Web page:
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Archives for April 2015
Thursday, April 30, 2015
Plan some ‘bird-brained’ learning activities
Help your child sharpen his powers of observation while learning about nature and birds. Here’s how: With your child, look around your neighborhood for birds. Note the ones you see most often. Ask your child to make drawings of them. Can either of you identify them? Then take your child to the library to learn more about the birds you’ve seen and others in your area.
Wednesday, April 29, 2015
To get your child to listen, listen to your child You want your child to listen attentively in school. You can help by listening to her. But it can be difficult to give your undivided attention when you’re trying to get dinner on the table, the dog is barking and a delivery truck has just arrived. When your child is trying to talk in a setting that makes it difficult to listen, make an appointment to talk later, when things are calmer. Then follow through. http://niswc.com/11dcC307346
Tuesday, April 28, 2015
Is your child safe at home alone?
Ideally, children should be supervised at all times. But it is also important to teach them what to do if they must be home alone. Stress that your child must never open the door to a stranger, and he should not tell an unknown caller on the phone that he is alone. Review safety procedures, such as who to call in an emergency. For more information, visit the Department of Health and Human Services website: www.childwelfare.gov/pubs/factsheets/homealone/.
Guiding Good Choices: Parenting Skills
Free Parenting Class For Parents/Caregivers of 4th-8th Graders
1. How to set clear expectations and consequences
2. Manage conflict
3. Improve family communication
4. Teach healthy choices and resist peer pressure to your child
Held weekly at Milton High School on Thursdays from 6:30pm-8:30pm, April 30th through May 28th
HEALTHY SNACKS AND WEEKLY DOOR PRIZES!
COME FOR ALL 5 WEEKS AND GET A $50 GIFT CERTIFICATE TO HANNAFORD’S
Contact Joanne Davidman at 802-893-5359 or at email@example.com
You can also contact your student’s school counselor to register.
Monday, April 27, 2015
Sports build skills and confidence
After-school sports give children a chance to learn how to do something well. That gives them confidence they can use in school, too. It’s essential, however, to let your child’s interest, not yours, motivate which sport she chooses. Praise her when she does well, and ignore the rest. She’ll probably get enough knocks on the playing field. Give her hugs at home.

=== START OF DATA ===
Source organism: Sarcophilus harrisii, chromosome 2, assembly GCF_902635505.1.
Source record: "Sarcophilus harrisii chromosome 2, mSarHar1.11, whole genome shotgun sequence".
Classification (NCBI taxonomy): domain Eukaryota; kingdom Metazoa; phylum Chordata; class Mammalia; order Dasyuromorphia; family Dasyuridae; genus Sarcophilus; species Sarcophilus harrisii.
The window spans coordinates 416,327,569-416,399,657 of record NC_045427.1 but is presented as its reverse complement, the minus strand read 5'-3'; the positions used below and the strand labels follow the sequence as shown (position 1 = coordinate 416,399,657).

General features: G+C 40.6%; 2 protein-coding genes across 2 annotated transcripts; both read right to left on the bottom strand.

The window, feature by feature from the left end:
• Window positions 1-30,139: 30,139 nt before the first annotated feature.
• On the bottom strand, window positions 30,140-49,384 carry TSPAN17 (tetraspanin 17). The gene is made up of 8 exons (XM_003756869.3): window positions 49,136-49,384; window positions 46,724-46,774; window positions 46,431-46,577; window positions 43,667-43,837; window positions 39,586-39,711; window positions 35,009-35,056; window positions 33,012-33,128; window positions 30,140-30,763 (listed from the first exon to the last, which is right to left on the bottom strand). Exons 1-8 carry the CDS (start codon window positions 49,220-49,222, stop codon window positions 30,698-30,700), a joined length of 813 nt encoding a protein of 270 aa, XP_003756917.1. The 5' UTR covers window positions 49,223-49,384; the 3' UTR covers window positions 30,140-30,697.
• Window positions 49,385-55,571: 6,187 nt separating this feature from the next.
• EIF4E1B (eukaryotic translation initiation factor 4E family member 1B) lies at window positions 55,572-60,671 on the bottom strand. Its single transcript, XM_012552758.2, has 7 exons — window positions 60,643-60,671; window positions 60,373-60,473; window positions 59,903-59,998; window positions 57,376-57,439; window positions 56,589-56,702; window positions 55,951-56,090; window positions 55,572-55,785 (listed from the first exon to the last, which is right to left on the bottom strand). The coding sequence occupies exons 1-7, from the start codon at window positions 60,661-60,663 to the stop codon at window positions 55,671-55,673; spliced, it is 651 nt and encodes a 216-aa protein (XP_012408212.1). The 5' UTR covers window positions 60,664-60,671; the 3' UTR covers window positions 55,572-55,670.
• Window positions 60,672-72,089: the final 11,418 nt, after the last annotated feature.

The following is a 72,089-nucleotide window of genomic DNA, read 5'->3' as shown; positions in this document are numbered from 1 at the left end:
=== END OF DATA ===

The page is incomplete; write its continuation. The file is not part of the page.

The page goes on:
Did you ever wonder why cereal boxes have advertising on the back? It’s because manufacturers know that kids read the boxes. Take a tip from the cereal makers and turn breakfast time into learning time. As your child reads the box, ask questions such as, “What is bran? What other foods are made from bran?” “Where was this cereal made? Can you find it on a map?” “What new name would you give this cereal?”
Experts say that encouraging children to read may be the most important thing parents can do to ensure their child’s school success. Try these three ways to put more reading into your child’s life: 1. Get the whole family involved. Read favorite parts of books aloud to one another. 2. Make sure your child sees you reading. Keep books, newspapers and magazines around. 3. Go to the library often with your child.
Patience is a necessary skill for school success. Teach your child to recognize the signs when he is becoming impatient. Is he talking louder or faster? Tapping his foot? Making comments such as, “This is taking forever?” Once he knows the signs, a little self talk can help. Teach him to say to himself, “Stay calm,” “I’m going to be patient,” and “Getting upset isn’t going to help anything.”
If you are planning a trip, involve your child in researching the places you’ll visit. Together, look your destination up in an encyclopedia or on the Internet. Help your child learn about the history of the places you’ll pass. Were there battles there? What famous people came from the city or state? What is the population? Doing some research before you leave will make the trip more interesting for your child.
Everyday activities help children learn
Simple, everyday activities you can do with your child can help her learn at any time. At the grocery store, ask your child to figure out the cost of five apples. On the way home, have her point out signs with the word “right.” Ask “why” and “what if” questions that make your child think: “Why do you think that character is sad?” “What do you think would happen if… ?”